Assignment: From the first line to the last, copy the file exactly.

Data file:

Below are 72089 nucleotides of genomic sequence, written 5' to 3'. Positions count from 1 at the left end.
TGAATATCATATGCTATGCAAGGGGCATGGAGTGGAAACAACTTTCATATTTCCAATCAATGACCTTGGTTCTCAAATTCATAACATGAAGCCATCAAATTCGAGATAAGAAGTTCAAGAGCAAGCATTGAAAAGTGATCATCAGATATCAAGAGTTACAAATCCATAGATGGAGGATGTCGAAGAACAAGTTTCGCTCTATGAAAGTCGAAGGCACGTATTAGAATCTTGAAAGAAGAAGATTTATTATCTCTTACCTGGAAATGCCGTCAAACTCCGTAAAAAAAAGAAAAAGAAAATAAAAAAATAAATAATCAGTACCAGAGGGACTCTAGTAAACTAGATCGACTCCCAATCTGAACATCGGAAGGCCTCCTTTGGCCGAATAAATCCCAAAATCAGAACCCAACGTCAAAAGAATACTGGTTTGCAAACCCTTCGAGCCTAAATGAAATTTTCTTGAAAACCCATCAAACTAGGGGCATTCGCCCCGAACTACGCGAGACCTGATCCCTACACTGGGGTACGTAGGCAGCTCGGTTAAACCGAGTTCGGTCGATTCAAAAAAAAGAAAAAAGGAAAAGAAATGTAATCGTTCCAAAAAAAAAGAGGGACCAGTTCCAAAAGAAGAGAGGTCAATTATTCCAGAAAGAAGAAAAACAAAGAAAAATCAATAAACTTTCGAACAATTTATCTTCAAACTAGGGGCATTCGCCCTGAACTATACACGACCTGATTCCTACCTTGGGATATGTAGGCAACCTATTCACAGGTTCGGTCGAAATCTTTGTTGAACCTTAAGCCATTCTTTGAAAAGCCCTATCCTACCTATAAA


Below are 72089 nucleotides of genomic sequence, written 5' to 3'. Positions count from 1 at the left end.
TGAATATCATATGCTATGCAAGGGGCATGGAGTGGAAACAACTTTCATATTTCCAATCAATGACCTTGGTTCTCAAATTCATAACATGAAGCCATCAAATTCGAGATAAGAAGTTCAAGAGCAAGCATTGAAAAGTGATCATCAGATATCAAGAGTTACAAATCCATAGATGGAGGATGTCGAAGAACAAGTTTCGCTCTATGAAAGTCGAAGGCACGTATTAGAATCTTGAAAGAAGAAGATTTATTATCTCTTACCTGGAAATGCCGTCAAACTCCGTAAAAAAAAGAAAAAGAAAATAAAAAAATAAATAATCAGTACCAGAGGGACTCTAGTAAACTAGATCGACTCCCAATCTGAACATCGGAAGGCCTCCTTTGGCCGAATAAATCCCAAAATCAGAACCCAACGTCAAAAGAATACTGGTTTGCAAACCCTTCGAGCCTAAATGAAATTTTCTTGAAAACCCATCAAACTAGGGGCATTCGCCCCGAACTACGCGAGACCTGATCCCTACACTGGGGTACGTAGGCAGCTCGGTTAAACCGAGTTCGGTCGATTCAAAAAAAAGAAAAAAGGAAAAGAAATGTAATCGTTCCAAAAAAAAAGAGGGACCAGTTCCAAAAGAAGAGAGGTCAATTATTCCAGAAAGAAGAAAAACAAAGAAAAATCAATAAACTTTCGAACAATTTATCTTCAAACTAGGGGCATTCGCCCTGAACTATACACGACCTGATTCCTACCTTGGGATATGTAGGCAACCTATTCACAGGTTCGGTCGAAATCTTTGTTGAACCTTAAGCCATTCTTTGAAAAGCCCTATCCTACCTATAAA